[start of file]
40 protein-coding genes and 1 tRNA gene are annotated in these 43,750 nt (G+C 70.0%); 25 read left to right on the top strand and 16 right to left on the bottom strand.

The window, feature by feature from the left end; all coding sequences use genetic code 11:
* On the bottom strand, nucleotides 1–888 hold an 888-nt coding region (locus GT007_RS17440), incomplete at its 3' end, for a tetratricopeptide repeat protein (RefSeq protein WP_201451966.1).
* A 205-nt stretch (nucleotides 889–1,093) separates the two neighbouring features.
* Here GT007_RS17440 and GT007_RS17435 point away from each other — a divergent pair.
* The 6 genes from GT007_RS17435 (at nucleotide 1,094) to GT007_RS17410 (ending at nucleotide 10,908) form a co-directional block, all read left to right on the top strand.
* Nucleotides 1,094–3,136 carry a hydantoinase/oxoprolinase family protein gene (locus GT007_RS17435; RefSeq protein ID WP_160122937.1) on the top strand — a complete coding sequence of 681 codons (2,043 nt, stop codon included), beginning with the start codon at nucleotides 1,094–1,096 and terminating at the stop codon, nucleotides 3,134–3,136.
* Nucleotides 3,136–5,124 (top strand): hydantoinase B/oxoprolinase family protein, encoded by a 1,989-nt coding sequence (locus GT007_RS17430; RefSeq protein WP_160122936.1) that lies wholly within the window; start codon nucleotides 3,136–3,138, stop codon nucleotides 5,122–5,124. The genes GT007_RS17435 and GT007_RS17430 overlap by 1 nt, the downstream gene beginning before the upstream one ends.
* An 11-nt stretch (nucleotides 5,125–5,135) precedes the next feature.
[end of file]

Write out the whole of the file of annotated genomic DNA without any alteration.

40 protein-coding genes and 1 tRNA gene are annotated in these 43,750 nt (G+C 70.0%); 25 read left to right on the top strand and 16 right to left on the bottom strand.

The window, feature by feature from the left end; all coding sequences use genetic code 11:
* On the bottom strand, nucleotides 1–888 hold an 888-nt coding region (locus GT007_RS17440), incomplete at its 3' end, for a tetratricopeptide repeat protein (RefSeq protein WP_201451966.1).
* A 205-nt stretch (nucleotides 889–1,093) separates the two neighbouring features.
* Here GT007_RS17440 and GT007_RS17435 point away from each other — a divergent pair.
* The 6 genes from GT007_RS17435 (at nucleotide 1,094) to GT007_RS17410 (ending at nucleotide 10,908) form a co-directional block, all read left to right on the top strand.
* Nucleotides 1,094–3,136 carry a hydantoinase/oxoprolinase family protein gene (locus GT007_RS17435; RefSeq protein ID WP_160122937.1) on the top strand — a complete coding sequence of 681 codons (2,043 nt, stop codon included), beginning with the start codon at nucleotides 1,094–1,096 and terminating at the stop codon, nucleotides 3,134–3,136.
* Nucleotides 3,136–5,124 (top strand): hydantoinase B/oxoprolinase family protein, encoded by a 1,989-nt coding sequence (locus GT007_RS17430; RefSeq protein WP_160122936.1) that lies wholly within the window; start codon nucleotides 3,136–3,138, stop codon nucleotides 5,122–5,124. The genes GT007_RS17435 and GT007_RS17430 overlap by 1 nt, the downstream gene beginning before the upstream one ends.
* An 11-nt stretch (nucleotides 5,125–5,135) precedes the next feature.